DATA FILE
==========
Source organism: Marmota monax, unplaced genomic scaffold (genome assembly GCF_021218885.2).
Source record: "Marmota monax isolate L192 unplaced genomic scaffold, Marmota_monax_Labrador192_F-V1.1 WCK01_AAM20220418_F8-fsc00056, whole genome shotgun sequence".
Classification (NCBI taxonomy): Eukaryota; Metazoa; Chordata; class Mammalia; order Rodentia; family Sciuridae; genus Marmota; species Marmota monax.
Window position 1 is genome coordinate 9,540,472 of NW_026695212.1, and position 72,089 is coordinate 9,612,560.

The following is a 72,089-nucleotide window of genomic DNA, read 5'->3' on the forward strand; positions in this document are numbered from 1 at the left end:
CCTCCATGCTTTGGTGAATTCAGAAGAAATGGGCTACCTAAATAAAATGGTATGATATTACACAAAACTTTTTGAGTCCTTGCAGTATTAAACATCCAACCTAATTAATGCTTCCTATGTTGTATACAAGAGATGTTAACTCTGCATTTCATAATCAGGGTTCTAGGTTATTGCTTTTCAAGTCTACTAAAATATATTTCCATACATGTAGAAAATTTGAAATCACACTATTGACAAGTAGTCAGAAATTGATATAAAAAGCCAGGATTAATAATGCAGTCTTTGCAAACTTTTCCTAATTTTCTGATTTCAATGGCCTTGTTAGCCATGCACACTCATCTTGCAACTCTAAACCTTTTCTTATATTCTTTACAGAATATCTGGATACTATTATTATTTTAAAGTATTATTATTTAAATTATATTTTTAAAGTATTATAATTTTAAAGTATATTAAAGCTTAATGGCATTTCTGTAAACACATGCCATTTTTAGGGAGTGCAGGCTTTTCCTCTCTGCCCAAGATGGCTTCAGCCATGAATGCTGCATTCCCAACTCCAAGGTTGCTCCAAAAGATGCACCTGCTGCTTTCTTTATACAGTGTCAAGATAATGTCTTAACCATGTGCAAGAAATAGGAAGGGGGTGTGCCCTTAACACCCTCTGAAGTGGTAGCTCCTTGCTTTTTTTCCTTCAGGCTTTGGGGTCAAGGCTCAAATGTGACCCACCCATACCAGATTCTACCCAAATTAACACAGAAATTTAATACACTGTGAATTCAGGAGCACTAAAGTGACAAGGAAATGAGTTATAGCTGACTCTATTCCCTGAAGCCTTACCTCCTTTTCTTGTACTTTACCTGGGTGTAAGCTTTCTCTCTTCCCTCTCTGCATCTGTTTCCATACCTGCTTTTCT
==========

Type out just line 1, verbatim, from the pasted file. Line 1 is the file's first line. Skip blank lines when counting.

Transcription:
Source organism: Marmota monax, unplaced genomic scaffold (genome assembly GCF_021218885.2).